The Ariel University Center could appeal to the government to reverse the
Council for Higher Education’s recommendation to deny the institution university
status, should a bill by MK Alex Miller (Yisrael Beytenu) pass.
legislation, which Miller proposed this week, would allow Wednesday’s
recommendation by the council’s planning and budgetary committee to be reversed,
in that Education Minister Gideon Sa’ar or AUC itself could appeal the decision.
The government could then discuss the matter and decide whether to recognize the
institution as a university or not.
The bill’s explanatory section states
that the government must authorize the Council for Higher Education’s decisions,
including the authorization or rejection of new universities. As such, Miller, a
resident of Ariel, wrote that the government should be able to reverse the
council’s policies after hearing both sides of the issue.
also founded a Knesset caucus devoted to making AUC a university, called the
recommendation a “first-class scandal,” and accused the Council for Higher
Education of putting politics before academics.
“It is unfortunate that
the council is keeping this significant institution behind a murkily defined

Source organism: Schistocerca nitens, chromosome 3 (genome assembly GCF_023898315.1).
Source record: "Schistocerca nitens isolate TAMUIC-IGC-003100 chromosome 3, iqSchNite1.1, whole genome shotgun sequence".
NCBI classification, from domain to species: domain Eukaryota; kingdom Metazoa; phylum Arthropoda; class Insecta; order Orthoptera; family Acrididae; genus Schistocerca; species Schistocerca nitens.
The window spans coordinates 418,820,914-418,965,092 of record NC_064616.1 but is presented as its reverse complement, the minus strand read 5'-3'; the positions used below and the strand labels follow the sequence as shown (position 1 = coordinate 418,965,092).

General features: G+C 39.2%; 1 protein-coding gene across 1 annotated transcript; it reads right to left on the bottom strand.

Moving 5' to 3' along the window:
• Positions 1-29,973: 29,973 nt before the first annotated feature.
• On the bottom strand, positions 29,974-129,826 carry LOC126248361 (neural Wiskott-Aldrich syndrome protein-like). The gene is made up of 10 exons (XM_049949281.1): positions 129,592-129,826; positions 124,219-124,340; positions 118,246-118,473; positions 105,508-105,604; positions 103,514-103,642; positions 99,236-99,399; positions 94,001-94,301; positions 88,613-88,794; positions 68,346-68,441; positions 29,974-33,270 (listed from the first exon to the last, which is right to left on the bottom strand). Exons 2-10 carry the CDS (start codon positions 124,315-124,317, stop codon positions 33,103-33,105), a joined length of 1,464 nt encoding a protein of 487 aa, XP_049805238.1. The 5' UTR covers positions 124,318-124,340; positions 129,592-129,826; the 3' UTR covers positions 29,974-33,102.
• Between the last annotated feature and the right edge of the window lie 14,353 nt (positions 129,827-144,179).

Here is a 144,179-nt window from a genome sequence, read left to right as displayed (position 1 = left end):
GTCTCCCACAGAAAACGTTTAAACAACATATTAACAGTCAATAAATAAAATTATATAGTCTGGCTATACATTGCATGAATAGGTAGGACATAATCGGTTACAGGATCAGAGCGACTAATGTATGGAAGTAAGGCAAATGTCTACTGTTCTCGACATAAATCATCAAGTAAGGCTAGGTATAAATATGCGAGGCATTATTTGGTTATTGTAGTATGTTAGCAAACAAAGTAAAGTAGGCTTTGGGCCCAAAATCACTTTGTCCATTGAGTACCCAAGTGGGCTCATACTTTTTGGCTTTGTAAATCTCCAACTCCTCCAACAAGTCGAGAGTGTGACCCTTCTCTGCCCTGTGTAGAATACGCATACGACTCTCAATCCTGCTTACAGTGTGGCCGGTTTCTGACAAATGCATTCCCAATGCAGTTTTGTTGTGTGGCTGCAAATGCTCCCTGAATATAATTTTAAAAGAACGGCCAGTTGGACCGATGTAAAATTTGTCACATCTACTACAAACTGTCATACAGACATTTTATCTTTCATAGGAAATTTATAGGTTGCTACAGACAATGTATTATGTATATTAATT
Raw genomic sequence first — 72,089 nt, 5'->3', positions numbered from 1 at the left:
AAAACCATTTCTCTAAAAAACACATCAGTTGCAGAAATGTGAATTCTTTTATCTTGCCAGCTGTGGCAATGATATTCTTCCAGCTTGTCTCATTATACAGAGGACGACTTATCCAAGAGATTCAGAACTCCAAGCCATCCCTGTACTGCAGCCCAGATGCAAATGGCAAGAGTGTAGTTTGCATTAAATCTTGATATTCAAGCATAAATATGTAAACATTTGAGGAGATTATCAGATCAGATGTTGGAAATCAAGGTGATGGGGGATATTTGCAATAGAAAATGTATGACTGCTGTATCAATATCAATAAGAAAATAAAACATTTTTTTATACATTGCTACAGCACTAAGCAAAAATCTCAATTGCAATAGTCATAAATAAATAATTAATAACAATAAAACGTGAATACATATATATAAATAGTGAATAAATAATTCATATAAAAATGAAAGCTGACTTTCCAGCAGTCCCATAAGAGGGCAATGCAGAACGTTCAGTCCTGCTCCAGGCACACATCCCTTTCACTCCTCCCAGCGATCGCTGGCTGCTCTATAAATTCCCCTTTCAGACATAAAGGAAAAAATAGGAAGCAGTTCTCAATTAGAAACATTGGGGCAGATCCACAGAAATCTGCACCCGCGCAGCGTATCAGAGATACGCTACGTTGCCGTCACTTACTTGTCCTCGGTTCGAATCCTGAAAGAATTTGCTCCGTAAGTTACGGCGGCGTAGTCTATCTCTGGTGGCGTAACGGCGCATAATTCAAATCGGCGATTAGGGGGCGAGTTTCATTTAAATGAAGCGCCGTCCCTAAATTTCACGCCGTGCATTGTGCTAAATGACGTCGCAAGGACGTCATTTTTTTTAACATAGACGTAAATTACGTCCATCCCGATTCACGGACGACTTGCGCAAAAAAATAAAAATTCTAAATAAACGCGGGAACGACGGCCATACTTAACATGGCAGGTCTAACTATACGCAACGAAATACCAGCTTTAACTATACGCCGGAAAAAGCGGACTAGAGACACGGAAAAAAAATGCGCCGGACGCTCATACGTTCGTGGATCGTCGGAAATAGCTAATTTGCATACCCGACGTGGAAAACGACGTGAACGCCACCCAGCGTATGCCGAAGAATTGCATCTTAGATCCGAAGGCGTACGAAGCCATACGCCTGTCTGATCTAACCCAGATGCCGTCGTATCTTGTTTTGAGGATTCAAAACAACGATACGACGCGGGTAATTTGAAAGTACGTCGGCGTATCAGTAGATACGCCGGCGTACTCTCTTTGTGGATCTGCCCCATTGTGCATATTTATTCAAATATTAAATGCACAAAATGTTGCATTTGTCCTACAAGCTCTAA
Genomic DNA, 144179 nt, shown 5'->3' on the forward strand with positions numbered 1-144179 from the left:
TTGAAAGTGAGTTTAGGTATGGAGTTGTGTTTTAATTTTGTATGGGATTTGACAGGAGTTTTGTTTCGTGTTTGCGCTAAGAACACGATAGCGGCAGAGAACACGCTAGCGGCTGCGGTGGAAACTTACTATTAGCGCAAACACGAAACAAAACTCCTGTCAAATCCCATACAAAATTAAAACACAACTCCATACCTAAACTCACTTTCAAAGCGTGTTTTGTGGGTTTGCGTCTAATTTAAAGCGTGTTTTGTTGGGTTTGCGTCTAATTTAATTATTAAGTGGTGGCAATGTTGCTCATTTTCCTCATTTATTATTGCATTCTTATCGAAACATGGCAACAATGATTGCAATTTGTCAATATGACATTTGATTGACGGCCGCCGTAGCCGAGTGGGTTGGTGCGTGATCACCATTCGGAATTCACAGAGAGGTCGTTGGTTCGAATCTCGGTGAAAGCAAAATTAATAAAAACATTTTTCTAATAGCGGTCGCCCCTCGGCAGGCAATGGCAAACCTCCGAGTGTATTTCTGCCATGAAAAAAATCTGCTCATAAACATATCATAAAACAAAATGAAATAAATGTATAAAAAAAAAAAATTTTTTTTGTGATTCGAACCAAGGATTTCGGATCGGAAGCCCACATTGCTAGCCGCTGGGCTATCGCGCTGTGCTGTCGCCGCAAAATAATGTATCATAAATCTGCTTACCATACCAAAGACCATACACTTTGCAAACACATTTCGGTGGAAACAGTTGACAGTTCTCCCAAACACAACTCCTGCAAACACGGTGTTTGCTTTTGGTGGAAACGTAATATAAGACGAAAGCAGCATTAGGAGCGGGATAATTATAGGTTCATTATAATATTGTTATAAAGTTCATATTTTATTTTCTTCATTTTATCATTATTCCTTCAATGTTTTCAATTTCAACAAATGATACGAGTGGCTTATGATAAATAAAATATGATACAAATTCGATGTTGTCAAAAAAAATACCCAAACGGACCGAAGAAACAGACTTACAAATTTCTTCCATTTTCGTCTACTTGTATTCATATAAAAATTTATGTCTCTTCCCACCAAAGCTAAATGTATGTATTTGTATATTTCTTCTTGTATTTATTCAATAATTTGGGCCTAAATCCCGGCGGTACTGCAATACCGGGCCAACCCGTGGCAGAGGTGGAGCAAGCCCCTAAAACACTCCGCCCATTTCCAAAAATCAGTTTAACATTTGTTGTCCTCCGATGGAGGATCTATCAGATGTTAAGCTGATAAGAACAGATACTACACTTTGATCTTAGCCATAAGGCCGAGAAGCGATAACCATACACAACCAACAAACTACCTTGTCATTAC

term,” the Yisrael Beytenu MK said, referring to “university center,” and added
that he plans to use every parliamentary tool possible to turn AUC into a
MK Tzipi Hotovely (Likud), who heads the caucus with Miller,
said she would expect “professionals with academic integrity to welcome the
college, after it passed all the relevant tests, and not try to keep themselves
in an academic cartel.”
The Likud MK referred to a compromise the council
offered to AUC last week, in which it would remain a “university center” without
requesting an upgrade in status at least until 2015, in exchange for a budget
increase of NIS 320 million over four years. AUC rejected the offer.
tip my hat to AUC,” Hotovely said. “Giving up on millions for the chance to
become a university is a brave and difficult decision.”
“The Council for
Higher Education has adopted norms that are practically bribery, offering a
significant payoff for AUC not to present its legitimate request to be
recognized as a university,” she pointed out.
Knesset Speaker Reuven
Rivlin also mentioned AUC in an interview with Israel Radio, saying that if the
decision not to upgrade the institution to university status comes from
professional reasons, it is valid.
However, “if the heads of the
universities are only trying to protect their guild and their exclusivity, it’s
a serious problem,” Rivlin said.
In addition, the issue should not be
about having a university over “the Green Line, may it rest in peace,” the
Knesset speaker quipped.